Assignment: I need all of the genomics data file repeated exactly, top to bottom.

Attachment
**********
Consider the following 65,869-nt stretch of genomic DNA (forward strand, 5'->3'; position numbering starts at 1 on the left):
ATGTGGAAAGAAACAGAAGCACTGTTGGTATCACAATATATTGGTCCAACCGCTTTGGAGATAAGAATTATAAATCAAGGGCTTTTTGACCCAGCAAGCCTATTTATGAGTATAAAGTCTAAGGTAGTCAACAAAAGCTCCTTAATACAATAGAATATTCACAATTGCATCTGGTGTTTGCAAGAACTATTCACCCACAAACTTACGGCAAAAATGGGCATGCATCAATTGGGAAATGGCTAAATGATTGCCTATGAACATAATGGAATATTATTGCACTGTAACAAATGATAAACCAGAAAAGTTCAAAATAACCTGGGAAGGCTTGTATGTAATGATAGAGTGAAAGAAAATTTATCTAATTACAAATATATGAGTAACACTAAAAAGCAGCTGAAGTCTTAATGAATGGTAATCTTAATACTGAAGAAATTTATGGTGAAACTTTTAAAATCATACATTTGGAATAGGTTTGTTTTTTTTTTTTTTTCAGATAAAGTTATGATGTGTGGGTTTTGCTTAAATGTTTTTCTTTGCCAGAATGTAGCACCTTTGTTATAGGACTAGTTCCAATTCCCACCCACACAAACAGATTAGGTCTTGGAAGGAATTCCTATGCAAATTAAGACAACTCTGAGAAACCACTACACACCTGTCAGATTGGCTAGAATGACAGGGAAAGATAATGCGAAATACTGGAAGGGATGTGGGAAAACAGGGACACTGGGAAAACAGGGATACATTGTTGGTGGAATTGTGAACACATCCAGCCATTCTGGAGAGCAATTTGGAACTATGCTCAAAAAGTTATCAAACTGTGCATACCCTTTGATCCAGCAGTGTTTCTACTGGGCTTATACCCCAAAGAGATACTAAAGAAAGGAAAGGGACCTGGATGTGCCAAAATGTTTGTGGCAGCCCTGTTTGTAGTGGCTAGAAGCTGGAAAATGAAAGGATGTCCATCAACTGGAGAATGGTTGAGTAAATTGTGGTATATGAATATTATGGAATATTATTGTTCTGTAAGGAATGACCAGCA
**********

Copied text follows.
Consider the following 65,869-nt stretch of genomic DNA (forward strand, 5'->3'; position numbering starts at 1 on the left):
ATGTGGAAAGAAACAGAAGCACTGTTGGTATCACAATATATTGGTCCAACCGCTTTGGAGATAAGAATTATAAATCAAGGGCTTTTTGACCCAGCAAGCCTATTTATGAGTATAAAGTCTAAGGTAGTCAACAAAAGCTCCTTAATACAATAGAATATTCACAATTGCATCTGGTGTTTGCAAGAACTATTCACCCACAAACTTACGGCAAAAATGGGCATGCATCAATTGGGAAATGGCTAAATGATTGCCTATGAACATAATGGAATATTATTGCACTGTAACAAATGATAAACCAGAAAAGTTCAAAATAACCTGGGAAGGCTTGTATGTAATGATAGAGTGAAAGAAAATTTATCTAATTACAAATATATGAGTAACACTAAAAAGCAGCTGAAGTCTTAATGAATGGTAATCTTAATACTGAAGAAATTTATGGTGAAACTTTTAAAATCATACATTTGGAATAGGTTTGTTTTTTTTTTTTTTTCAGATAAAGTTATGATGTGTGGGTTTTGCTTAAATGTTTTTCTTTGCCAGAATGTAGCACCTTTGTTATAGGACTAGTTCCAATTCCCACCCACACAAACAGATTAGGTCTTGGAAGGAATTCCTATGCAAATTAAGACAACTCTGAGAAACCACTACACACCTGTCAGATTGGCTAGAATGACAGGGAAAGATAATGCGAAATACTGGAAGGGATGTGGGAAAACAGGGACACTGGGAAAACAGGGATACATTGTTGGTGGAATTGTGAACACATCCAGCCATTCTGGAGAGCAATTTGGAACTATGCTCAAAAAGTTATCAAACTGTGCATACCCTTTGATCCAGCAGTGTTTCTACTGGGCTTATACCCCAAAGAGATACTAAAGAAAGGAAAGGGACCTGGATGTGCCAAAATGTTTGTGGCAGCCCTGTTTGTAGTGGCTAGAAGCTGGAAAATGAAAGGATGTCCATCAACTGGAGAATGGTTGAGTAAATTGTGGTATATGAATATTATGGAATATTATTGTTCTGTAAGGAATGACCAGCA